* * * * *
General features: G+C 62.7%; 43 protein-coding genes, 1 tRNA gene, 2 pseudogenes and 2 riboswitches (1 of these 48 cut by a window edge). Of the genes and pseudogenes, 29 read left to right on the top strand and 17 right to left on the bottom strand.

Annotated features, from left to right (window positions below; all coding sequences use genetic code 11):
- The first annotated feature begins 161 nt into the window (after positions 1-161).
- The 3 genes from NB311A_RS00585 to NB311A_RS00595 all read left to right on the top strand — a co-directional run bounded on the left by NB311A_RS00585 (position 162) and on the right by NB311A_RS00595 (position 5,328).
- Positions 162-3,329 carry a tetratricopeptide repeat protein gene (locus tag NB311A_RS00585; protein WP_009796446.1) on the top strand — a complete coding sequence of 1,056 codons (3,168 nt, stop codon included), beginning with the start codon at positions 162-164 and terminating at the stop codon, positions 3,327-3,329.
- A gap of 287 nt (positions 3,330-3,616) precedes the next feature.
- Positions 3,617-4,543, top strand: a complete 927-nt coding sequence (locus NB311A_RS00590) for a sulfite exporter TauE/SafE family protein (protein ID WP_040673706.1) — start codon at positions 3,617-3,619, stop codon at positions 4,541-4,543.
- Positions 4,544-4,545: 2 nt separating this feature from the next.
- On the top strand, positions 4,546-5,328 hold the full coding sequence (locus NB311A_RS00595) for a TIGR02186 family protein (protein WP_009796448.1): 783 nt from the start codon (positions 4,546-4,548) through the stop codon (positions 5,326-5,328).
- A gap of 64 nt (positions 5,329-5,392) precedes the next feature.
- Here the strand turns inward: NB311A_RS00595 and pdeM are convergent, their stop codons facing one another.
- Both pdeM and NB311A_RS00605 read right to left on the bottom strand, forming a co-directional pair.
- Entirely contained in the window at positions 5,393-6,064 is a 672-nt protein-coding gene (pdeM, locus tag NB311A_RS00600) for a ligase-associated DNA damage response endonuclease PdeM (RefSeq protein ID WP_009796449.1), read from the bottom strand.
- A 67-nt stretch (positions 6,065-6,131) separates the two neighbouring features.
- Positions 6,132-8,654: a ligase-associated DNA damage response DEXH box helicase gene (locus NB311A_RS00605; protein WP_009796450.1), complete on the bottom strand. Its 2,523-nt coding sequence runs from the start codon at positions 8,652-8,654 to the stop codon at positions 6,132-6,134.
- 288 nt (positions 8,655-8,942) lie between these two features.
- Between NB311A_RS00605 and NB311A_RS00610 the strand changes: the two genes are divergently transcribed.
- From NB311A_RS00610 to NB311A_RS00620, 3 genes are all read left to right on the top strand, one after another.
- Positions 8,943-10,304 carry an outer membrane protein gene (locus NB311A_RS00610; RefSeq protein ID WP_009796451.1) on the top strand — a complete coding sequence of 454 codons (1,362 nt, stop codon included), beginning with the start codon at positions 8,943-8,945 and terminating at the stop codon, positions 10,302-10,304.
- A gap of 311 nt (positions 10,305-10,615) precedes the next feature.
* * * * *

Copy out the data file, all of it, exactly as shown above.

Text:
General features: G+C 62.7%; 43 protein-coding genes, 1 tRNA gene, 2 pseudogenes and 2 riboswitches (1 of these 48 cut by a window edge). Of the genes and pseudogenes, 29 read left to right on the top strand and 17 right to left on the bottom strand.

Annotated features, from left to right (window positions below; all coding sequences use genetic code 11):
- The first annotated feature begins 161 nt into the window (after positions 1-161).
- The 3 genes from NB311A_RS00585 to NB311A_RS00595 all read left to right on the top strand — a co-directional run bounded on the left by NB311A_RS00585 (position 162) and on the right by NB311A_RS00595 (position 5,328).
- Positions 162-3,329 carry a tetratricopeptide repeat protein gene (locus tag NB311A_RS00585; protein WP_009796446.1) on the top strand — a complete coding sequence of 1,056 codons (3,168 nt, stop codon included), beginning with the start codon at positions 162-164 and terminating at the stop codon, positions 3,327-3,329.
- A gap of 287 nt (positions 3,330-3,616) precedes the next feature.
- Positions 3,617-4,543, top strand: a complete 927-nt coding sequence (locus NB311A_RS00590) for a sulfite exporter TauE/SafE family protein (protein ID WP_040673706.1) — start codon at positions 3,617-3,619, stop codon at positions 4,541-4,543.
- Positions 4,544-4,545: 2 nt separating this feature from the next.
- On the top strand, positions 4,546-5,328 hold the full coding sequence (locus NB311A_RS00595) for a TIGR02186 family protein (protein WP_009796448.1): 783 nt from the start codon (positions 4,546-4,548) through the stop codon (positions 5,326-5,328).
- A gap of 64 nt (positions 5,329-5,392) precedes the next feature.
- Here the strand turns inward: NB311A_RS00595 and pdeM are convergent, their stop codons facing one another.
- Both pdeM and NB311A_RS00605 read right to left on the bottom strand, forming a co-directional pair.
- Entirely contained in the window at positions 5,393-6,064 is a 672-nt protein-coding gene (pdeM, locus tag NB311A_RS00600) for a ligase-associated DNA damage response endonuclease PdeM (RefSeq protein ID WP_009796449.1), read from the bottom strand.
- A 67-nt stretch (positions 6,065-6,131) separates the two neighbouring features.
- Positions 6,132-8,654: a ligase-associated DNA damage response DEXH box helicase gene (locus NB311A_RS00605; protein WP_009796450.1), complete on the bottom strand. Its 2,523-nt coding sequence runs from the start codon at positions 8,652-8,654 to the stop codon at positions 6,132-6,134.
- 288 nt (positions 8,655-8,942) lie between these two features.
- Between NB311A_RS00605 and NB311A_RS00610 the strand changes: the two genes are divergently transcribed.
- From NB311A_RS00610 to NB311A_RS00620, 3 genes are all read left to right on the top strand, one after another.
- Positions 8,943-10,304 carry an outer membrane protein gene (locus NB311A_RS00610; RefSeq protein ID WP_009796451.1) on the top strand — a complete coding sequence of 454 codons (1,362 nt, stop codon included), beginning with the start codon at positions 8,943-8,945 and terminating at the stop codon, positions 10,302-10,304.
- A gap of 311 nt (positions 10,305-10,615) precedes the next feature.